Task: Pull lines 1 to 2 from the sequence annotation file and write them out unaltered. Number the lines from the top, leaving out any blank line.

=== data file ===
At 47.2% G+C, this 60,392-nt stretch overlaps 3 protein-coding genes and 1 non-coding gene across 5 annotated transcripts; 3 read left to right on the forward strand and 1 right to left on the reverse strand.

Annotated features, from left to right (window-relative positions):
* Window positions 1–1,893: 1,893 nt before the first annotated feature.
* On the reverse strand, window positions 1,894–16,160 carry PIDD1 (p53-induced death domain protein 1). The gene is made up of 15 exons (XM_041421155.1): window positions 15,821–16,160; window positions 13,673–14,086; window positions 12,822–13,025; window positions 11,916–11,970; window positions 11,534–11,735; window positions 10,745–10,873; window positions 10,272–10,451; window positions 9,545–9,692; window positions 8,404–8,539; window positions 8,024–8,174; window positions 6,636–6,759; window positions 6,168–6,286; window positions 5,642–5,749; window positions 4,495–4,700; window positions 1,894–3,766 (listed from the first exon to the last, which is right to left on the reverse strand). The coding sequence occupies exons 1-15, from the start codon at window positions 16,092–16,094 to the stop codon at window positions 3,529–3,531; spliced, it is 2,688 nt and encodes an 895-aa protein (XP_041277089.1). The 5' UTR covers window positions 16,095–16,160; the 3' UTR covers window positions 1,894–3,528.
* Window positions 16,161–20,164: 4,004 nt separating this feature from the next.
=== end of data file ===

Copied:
At 47.2% G+C, this 60,392-nt stretch overlaps 3 protein-coding genes and 1 non-coding gene across 5 annotated transcripts; 3 read left to right on the forward strand and 1 right to left on the reverse strand.

Annotated features, from left to right (window-relative positions):